Thursday, March 3, 2011

Ode to the story stick

There are days when I'm just about ready to throw my tape measure as far into the weeds as I can. Monday was one of those days.

I'm wrapping up a huge set of bookcases that wrap around a french door. When I took my original measurements, I used a tape measure. It's easier, right? Sunday night, I went in to double-check everything to make sure that the finished piece wasn't going to have any glitches before bringing it in to install. But this time I brought in a bar gauge story stick to take actual measurements, in addition to the tape measure I used last time.

A story stick is just a stick with tick marks drawn on it, to indicate the dimension involved. No numbers are required. The dimension is there. 

Tape measures are convenient for their size, which is the selling point. The measured dimension is defined as compared to inches and feet, or to metric or other units. But the inches are only serving as a middle-man. The inches make the dimension easier to transport, and reproduce in the shop. It's like data compression. But the point is not the number of inches: the actual length of the dimension being measured is what's important in the shop. As long as the measurement was accurately transcribed, and the tape measure is accurate, there shouldn't be any problems. But it's not the same thing as an actual measurement, and it's easy to make mistakes. Not to mention that the pages of notes are harder to read than a good story pole.

I define an actual measurement as taking a story stick and marking a tick mark on it, to indicate the actual distance, without numbers. Since I use a bar gauge for my story pole, if the measurement is longer than the stick, I slide the gauge out and mark across the pair to indicate just how long the measurement is, from one end of the pole to the other. There is no data of any kind that could be misconstrued or written down wrong; no numbers, no fractions. No units. There are also no 'smidges,' 'hairs,' 'scootches,' or any other bizarrely ambiguous terms that are used in an attempt to take a more accurate measurement. The distance is laid out plainly.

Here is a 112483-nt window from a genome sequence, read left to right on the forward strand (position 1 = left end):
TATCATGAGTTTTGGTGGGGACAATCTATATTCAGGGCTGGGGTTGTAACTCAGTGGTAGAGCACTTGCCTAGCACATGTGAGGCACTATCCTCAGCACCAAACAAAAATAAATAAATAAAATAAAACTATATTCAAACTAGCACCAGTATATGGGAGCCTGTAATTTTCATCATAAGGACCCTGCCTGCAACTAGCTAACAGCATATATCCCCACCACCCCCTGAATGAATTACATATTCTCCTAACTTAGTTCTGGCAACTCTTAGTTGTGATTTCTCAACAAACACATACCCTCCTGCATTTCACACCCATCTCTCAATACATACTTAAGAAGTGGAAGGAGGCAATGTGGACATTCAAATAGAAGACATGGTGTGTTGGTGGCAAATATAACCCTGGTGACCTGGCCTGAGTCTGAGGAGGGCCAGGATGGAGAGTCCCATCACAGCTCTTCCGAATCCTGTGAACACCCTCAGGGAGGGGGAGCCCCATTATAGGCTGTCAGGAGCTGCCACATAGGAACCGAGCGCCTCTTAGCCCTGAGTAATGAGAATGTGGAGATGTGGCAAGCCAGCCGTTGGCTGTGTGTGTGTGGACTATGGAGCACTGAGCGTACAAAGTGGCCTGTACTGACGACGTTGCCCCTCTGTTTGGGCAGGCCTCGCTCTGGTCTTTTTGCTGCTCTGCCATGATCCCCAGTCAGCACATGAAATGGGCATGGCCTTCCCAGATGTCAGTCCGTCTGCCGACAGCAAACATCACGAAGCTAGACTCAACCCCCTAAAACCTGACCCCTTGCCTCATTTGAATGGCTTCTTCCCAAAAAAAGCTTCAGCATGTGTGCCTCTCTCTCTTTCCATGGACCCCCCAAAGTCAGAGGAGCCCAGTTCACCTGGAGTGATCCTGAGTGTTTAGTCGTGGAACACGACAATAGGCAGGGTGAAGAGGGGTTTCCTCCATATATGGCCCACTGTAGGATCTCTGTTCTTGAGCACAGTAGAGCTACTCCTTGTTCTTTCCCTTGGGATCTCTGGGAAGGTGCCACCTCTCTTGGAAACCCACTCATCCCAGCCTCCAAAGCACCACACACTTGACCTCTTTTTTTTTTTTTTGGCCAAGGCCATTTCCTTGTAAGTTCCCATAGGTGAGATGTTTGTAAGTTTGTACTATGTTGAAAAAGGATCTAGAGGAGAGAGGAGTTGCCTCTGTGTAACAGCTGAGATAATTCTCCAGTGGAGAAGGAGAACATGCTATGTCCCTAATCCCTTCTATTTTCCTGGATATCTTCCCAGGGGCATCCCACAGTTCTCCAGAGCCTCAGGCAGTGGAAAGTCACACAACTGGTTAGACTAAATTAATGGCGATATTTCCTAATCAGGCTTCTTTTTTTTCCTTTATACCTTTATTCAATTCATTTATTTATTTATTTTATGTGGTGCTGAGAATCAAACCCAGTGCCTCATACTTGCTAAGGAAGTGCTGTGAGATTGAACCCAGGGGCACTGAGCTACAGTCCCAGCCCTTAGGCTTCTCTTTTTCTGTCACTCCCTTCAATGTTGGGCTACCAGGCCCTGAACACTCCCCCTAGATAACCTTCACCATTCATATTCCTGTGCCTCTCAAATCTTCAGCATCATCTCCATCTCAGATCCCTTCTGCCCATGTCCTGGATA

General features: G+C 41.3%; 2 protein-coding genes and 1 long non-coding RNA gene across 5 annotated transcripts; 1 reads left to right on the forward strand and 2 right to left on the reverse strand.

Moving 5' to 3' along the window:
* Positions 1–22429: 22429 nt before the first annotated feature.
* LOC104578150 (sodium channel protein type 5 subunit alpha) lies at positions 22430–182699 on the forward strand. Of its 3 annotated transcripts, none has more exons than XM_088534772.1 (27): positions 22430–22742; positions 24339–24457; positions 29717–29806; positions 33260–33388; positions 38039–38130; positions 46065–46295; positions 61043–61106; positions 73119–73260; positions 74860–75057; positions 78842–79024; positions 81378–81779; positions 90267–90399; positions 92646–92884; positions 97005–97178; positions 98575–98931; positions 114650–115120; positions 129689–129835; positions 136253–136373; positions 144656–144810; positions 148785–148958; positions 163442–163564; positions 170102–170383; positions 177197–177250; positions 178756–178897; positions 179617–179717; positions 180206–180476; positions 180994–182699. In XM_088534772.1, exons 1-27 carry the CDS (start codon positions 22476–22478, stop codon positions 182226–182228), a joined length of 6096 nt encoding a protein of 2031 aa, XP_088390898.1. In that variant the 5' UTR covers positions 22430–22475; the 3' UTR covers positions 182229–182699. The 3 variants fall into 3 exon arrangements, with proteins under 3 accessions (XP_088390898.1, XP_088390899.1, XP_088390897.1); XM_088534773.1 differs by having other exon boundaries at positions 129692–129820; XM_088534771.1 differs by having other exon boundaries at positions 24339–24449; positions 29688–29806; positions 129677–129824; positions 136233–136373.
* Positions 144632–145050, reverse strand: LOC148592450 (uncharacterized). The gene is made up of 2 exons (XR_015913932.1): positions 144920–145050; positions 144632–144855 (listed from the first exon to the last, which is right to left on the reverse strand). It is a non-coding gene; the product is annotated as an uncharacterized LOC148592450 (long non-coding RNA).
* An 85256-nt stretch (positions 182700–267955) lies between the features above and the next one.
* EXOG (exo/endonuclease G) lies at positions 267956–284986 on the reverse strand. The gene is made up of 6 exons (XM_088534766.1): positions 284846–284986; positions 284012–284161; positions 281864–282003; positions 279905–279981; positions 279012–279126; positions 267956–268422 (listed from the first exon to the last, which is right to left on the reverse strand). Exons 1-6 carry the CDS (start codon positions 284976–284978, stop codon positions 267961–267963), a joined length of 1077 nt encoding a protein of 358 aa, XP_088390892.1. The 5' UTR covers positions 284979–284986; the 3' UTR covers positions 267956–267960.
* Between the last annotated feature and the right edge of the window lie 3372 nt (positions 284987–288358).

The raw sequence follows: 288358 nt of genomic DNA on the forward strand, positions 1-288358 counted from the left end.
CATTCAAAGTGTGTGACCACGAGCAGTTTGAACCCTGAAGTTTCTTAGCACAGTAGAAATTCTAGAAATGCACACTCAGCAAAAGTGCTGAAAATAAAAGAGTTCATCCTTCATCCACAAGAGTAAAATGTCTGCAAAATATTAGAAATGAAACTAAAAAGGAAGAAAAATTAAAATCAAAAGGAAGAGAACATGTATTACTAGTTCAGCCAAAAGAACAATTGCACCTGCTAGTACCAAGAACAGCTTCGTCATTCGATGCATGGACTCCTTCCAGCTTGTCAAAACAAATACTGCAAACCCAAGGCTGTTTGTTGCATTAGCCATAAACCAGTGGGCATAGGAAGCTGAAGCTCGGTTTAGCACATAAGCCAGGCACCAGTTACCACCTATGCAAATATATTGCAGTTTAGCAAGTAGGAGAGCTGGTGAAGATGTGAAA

Using a story pole has an immediate practical advantage over a tape measure: the stick is much more rigid and easier to hold up accurately than a floppy tape measure. It makes the process a lot faster and easier.

Another advantage of the story stick method is that it's very easy to make sure that dimensions are consistent. I took my story pole last night and, just as a goof, checked the rest of the door frame to make sure that the top was either level, or at least the same height off of the floor. It wasn't. There's a 7/16" difference in height between the left side and the right side. As errors go, this one could have been a real pain, since the bookcase extends over the top of the door frame. Luckily enough, I have room to shim things out and compensate. Had I gone for a really snug fit, I'd have been in real trouble. There were other errors as well. I can correct for them, but it would have been a hell of a lot easier if I'd taken my measurements this way the first time.

Another big advantage: I can take notes directly on the stick:
'This is the length from the wall to the door frame.'
'Make sure to measure ________ when you get there.'
'This section of wall is not flat.'
'Don't forget to compensate for baseboard.'
If I have multiple jobs going, I can just use another stick.

It's a pretty ideal system, provided your project isn't so big that the gauge is too long to be practical. But an 8' sliding bar gauge will fit into the bed of my truck with the cover on, and it will measure a space that's up to 16' long. My day to day tape measure only handles 12'.

To be fair, knowing the desired measurements in terms of units of measurement is very helpful when I'm using shop jigs that are calibrated that way. But having the actual measurement on hand to measure from still makes me feel a whole lot better about the process.

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